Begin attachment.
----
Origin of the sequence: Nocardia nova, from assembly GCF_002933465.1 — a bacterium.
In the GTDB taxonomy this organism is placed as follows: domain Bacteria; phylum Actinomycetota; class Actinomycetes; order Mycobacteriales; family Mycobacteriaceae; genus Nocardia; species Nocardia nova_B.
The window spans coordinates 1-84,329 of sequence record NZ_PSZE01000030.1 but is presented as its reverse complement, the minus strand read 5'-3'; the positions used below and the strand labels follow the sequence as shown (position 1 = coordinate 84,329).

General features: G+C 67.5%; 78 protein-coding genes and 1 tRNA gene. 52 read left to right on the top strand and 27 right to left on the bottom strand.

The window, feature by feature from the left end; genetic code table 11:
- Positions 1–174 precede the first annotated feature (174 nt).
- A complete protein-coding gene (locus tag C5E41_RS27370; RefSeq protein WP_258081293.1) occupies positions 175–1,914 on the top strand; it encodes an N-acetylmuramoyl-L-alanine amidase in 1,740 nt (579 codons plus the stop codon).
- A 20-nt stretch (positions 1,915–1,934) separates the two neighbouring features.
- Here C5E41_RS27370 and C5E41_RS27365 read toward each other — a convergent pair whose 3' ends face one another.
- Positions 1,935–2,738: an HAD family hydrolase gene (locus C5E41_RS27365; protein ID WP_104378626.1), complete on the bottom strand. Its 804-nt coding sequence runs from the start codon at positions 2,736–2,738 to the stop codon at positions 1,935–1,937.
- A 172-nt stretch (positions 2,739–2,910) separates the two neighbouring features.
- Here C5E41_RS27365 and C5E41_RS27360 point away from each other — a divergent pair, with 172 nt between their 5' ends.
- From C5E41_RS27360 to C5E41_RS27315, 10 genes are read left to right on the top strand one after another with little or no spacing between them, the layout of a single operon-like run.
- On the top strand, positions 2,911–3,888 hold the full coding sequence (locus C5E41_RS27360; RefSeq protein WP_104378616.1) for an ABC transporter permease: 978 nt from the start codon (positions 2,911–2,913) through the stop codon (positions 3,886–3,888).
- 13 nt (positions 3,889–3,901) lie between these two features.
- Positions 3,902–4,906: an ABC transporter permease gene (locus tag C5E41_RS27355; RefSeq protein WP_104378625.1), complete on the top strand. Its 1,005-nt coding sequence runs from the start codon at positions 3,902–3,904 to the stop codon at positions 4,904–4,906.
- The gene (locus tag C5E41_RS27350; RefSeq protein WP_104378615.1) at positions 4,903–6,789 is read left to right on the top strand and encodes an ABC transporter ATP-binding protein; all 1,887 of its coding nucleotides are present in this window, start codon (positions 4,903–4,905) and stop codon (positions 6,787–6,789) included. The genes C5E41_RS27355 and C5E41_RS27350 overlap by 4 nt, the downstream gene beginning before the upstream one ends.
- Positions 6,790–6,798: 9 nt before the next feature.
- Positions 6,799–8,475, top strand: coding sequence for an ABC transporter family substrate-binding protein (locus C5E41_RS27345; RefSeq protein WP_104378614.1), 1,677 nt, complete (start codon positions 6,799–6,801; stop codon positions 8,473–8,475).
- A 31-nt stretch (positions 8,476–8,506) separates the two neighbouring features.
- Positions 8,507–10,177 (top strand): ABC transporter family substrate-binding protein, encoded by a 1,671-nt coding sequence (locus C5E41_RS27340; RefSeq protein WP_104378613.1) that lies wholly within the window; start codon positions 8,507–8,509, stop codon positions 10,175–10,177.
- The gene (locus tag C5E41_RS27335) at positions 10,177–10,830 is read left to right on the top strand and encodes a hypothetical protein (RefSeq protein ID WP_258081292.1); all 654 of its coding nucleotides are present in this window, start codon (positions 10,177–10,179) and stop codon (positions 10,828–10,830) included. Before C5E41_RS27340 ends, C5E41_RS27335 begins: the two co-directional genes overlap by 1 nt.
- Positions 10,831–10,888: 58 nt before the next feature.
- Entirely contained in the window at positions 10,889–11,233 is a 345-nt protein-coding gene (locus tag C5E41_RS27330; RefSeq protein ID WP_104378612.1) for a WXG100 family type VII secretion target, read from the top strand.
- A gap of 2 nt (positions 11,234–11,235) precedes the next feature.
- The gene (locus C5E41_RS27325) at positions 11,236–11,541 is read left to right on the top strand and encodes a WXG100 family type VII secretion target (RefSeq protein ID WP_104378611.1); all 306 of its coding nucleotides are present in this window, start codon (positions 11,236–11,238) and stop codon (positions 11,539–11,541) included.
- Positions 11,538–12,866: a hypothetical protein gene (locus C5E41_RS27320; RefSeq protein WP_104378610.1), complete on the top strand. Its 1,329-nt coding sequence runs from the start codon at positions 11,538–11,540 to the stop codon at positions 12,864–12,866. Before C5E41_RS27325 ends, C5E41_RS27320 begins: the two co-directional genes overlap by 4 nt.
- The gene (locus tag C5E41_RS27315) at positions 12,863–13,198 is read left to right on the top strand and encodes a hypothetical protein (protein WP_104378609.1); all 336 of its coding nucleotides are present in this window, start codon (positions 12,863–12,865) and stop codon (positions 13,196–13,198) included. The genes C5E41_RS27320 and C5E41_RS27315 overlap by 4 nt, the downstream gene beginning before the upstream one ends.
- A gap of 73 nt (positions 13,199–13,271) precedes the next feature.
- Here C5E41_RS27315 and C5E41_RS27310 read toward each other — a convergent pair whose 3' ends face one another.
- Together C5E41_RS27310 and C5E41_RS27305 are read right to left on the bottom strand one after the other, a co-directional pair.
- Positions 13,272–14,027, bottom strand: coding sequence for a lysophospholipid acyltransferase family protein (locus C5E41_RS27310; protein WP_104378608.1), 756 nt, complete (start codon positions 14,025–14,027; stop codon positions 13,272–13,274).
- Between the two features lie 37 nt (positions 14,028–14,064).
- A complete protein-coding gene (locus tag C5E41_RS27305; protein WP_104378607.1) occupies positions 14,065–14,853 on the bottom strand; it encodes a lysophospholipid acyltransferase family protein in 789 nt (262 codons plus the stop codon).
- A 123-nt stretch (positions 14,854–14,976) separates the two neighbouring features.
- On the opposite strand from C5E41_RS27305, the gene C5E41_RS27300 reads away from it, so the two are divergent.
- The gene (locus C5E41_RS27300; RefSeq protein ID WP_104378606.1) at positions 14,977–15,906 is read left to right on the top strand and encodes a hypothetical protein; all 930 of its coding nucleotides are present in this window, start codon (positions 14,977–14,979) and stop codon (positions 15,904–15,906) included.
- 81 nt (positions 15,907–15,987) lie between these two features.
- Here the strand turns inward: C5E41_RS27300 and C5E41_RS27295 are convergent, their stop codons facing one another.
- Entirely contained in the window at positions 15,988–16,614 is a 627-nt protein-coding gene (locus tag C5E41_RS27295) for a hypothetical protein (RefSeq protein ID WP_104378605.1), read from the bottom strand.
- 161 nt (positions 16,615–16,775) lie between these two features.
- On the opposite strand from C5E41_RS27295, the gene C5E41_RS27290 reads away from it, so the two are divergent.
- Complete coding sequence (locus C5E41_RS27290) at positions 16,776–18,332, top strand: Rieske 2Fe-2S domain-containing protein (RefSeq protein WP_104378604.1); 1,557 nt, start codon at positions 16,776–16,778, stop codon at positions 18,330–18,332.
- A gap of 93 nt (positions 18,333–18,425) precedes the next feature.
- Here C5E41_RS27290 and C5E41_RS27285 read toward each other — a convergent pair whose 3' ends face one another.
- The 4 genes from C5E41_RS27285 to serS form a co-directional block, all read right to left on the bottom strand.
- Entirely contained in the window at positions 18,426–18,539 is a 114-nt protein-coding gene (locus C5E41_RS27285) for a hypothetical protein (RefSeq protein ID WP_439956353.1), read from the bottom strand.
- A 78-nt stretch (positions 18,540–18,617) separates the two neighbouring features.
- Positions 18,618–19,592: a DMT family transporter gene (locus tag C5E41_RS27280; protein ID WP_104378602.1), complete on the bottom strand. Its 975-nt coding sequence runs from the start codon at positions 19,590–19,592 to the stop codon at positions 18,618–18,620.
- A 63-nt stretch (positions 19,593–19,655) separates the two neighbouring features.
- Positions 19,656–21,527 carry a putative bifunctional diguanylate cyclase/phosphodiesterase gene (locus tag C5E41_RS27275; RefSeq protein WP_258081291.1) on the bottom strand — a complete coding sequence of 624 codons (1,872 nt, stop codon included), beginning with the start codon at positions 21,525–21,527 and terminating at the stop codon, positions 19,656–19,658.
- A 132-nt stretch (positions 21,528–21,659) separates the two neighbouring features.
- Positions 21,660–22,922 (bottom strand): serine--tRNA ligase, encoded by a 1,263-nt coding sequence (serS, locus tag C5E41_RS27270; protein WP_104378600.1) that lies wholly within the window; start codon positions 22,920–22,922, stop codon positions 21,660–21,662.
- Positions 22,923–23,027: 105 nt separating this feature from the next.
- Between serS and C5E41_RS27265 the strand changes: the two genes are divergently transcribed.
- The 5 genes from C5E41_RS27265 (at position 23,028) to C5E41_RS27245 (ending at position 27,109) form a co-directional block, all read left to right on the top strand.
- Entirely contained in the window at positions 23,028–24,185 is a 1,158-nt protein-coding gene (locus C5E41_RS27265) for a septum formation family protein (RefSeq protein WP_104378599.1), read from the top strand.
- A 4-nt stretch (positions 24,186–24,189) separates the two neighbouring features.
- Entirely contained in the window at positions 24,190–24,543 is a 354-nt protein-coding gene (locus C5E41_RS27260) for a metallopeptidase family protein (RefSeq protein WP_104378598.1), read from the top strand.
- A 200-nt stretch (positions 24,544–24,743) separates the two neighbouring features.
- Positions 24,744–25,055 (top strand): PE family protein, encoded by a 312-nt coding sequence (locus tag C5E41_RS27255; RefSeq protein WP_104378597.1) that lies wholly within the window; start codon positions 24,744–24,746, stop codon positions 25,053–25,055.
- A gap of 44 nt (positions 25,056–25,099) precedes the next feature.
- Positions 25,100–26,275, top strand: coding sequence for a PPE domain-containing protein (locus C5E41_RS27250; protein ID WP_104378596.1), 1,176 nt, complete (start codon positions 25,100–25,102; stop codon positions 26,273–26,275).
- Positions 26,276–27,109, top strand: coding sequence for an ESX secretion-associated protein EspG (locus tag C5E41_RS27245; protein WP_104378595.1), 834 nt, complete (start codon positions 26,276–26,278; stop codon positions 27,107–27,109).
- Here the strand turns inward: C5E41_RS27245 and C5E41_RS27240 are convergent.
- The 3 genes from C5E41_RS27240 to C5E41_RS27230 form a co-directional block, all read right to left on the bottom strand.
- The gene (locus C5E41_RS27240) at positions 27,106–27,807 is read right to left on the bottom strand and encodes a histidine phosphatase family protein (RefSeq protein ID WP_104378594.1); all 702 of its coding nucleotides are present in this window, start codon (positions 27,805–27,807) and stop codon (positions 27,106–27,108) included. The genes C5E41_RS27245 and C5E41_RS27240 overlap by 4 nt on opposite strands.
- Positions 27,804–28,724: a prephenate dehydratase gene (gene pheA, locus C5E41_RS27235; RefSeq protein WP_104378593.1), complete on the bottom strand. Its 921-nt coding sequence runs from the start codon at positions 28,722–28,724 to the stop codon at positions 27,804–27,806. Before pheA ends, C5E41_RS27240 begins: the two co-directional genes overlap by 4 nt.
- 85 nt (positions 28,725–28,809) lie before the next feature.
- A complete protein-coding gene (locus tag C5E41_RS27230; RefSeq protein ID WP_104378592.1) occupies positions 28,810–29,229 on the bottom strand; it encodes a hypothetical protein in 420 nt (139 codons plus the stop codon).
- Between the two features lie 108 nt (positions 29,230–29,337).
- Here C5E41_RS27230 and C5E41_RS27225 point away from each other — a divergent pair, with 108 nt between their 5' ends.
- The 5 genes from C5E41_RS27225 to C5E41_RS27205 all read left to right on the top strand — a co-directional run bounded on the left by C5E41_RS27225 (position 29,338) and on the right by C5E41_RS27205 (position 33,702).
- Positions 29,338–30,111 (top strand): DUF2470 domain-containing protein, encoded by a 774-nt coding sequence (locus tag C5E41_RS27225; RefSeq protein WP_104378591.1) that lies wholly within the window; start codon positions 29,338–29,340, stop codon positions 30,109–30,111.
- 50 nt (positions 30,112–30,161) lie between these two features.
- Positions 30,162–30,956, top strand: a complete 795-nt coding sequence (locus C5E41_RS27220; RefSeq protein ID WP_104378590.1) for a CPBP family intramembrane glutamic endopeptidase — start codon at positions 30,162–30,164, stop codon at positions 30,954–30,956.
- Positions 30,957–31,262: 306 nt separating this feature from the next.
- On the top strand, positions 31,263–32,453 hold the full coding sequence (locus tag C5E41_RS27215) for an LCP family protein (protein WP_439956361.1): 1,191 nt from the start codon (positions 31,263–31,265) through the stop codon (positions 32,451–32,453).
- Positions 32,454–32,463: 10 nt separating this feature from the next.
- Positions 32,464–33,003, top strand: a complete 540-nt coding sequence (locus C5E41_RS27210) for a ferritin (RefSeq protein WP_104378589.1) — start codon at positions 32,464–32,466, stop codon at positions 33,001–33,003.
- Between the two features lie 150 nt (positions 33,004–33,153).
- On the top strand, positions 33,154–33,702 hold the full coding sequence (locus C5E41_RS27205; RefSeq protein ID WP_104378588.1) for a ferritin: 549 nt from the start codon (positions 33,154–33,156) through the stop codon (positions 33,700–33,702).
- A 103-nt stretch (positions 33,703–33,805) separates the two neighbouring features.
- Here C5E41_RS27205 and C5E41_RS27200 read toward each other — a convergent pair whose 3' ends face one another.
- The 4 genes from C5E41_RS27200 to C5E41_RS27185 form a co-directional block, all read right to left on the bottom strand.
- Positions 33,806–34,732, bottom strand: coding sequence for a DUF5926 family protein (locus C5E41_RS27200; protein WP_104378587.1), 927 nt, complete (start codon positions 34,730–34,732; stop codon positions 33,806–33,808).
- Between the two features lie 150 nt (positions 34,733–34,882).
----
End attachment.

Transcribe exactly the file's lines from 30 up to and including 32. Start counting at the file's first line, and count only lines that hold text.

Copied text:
- Here C5E41_RS27315 and C5E41_RS27310 read toward each other — a convergent pair whose 3' ends face one another.
- Together C5E41_RS27310 and C5E41_RS27305 are read right to left on the bottom strand one after the other, a co-directional pair.
- Positions 13,272–14,027, bottom strand: coding sequence for a lysophospholipid acyltransferase family protein (locus C5E41_RS27310; protein WP_104378608.1), 756 nt, complete (start codon positions 14,025–14,027; stop codon positions 13,272–13,274).